A couple of weeks ago Bonnie Rochman at Time.com wrote a very interesting article Twittering in Church, with the Pastor’s O.K.

First, I don’t have a problem with Twitter. However, I’m fairly sure that during a church service is not the place and furthermore during prayer is definitely not. Which makes me very worried when I read, “At Next Level Church, outside Charlotte, N.C., it’s not only O.K. to fuse social-networking technology with prayer; it’s desirable.” Corporate prayer is an excellent body-unifying practice that should be held often; yet tweeting about ones prayers in order to achieve a feel-good-spiritual-high is exactly what the enemy wants. Take this insightful thought from E.M. Bounds:

“The process of hindering prayer by crowding it out is simple and goes in stages, one after the other. First, one hurries through prayer. Unrest and agitation, which are fatal to all devout exercises, come in. Then the time one spends on prayer is shortened, while one’s inclination for the exercise dwindles. Then prayer is crowded into a corner and depends on fragments of time for its exercise. Its value depreciates. By this point, the duty has lost its importance. It no longer commands respect or brings any benefit. It has fallen out of esteem, out of the heart, out of the habits, out of the life. When one ceases to pray, he ceases to live spiritually.”

The crowding out of prayer is now happening in church! As nice as it sounds to display people’s 140 character prayers before the congregation, prayer should be for prayer. Tweeting ones prayers even for the supposed benefit of others only devalues prayer. Instead of focusing ones heart on God, small hurried thoughts are instead placed before Him: 1) Pray about something; 2) Twitter it; 3) read others tweets; then 4) repeat. This minimizing of prayer is a disgrace to the Christian faith. True devotion is what is needed.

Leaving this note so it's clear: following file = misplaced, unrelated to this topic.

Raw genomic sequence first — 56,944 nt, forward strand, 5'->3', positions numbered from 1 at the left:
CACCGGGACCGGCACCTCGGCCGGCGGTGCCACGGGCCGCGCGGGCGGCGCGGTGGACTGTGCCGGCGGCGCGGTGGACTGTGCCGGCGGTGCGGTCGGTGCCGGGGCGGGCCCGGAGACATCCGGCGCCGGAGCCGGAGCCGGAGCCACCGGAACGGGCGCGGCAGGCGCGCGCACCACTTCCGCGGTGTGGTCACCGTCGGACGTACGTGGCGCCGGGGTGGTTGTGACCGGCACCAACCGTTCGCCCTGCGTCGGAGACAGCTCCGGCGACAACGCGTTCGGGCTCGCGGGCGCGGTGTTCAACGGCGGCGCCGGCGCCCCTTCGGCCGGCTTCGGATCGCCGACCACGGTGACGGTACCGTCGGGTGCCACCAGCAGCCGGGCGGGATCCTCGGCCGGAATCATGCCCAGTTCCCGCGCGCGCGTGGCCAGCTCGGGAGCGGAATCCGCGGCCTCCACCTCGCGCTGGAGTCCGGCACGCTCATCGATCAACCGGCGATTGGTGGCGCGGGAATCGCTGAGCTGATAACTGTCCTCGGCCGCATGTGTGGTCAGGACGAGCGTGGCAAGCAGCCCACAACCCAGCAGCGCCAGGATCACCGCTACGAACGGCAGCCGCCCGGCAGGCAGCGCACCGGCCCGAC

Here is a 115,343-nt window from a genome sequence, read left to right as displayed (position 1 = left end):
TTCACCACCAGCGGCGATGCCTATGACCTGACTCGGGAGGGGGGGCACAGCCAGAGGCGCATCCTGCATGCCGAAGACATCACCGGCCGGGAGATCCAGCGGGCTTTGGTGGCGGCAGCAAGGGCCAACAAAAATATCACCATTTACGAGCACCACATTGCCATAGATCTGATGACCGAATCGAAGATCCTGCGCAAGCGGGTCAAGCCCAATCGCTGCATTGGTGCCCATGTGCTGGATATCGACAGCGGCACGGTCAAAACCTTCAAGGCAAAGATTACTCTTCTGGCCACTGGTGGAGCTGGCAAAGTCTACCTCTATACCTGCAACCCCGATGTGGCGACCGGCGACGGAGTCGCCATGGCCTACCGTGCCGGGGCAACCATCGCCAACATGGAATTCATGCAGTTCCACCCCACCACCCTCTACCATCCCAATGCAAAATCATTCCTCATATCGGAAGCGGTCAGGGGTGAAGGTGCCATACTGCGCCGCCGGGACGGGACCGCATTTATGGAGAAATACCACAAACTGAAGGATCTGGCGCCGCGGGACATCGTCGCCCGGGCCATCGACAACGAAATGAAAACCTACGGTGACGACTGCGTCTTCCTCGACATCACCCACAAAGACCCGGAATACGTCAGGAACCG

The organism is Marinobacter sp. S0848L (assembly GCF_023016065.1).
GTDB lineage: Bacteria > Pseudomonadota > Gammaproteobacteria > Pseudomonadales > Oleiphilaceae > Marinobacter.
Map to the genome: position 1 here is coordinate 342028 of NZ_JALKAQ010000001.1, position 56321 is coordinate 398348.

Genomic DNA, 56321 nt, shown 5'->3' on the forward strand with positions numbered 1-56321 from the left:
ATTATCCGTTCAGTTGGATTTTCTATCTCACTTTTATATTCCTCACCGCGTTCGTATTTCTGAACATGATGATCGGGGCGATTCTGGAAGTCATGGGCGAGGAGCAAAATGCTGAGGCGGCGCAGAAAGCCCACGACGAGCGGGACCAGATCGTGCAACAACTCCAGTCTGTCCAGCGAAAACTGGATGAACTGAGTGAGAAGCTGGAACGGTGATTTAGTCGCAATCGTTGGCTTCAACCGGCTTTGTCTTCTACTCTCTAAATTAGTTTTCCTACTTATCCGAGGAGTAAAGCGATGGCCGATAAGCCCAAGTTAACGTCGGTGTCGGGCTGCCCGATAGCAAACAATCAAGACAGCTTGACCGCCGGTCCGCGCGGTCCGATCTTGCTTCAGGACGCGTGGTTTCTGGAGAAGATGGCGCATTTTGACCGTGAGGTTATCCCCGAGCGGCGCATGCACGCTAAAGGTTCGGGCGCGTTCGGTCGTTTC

Second, Rochman notes, “If worship is about creating community, Twitter is an undeniably useful tool.” I’d agree if worship was really about creating a community, but it isn’t. Missions and evangelization creates the community; worship edifies and solidifies it. Should I be surprised that the news media confuses the two? Not really. But shouldn’t a pastor understand? I find it quite sad that someone whose job it is to shepherd the people of God chooses to succumb to the culture around them. I’m not saying that the church should be anti-culture. But claiming that the church must engage the broader culture in-order to be relevant completely misses the truth behind the Gospel itself. The Gospel is relevant for all and to all regardless of culture or time. Until these churches realize that, it doesn’t matter what they do in their services. Twitter in church might be the next great fad, but it doesn’t win souls and it definitely doesn’t prepare her members to engage the surrounding culture with truth.

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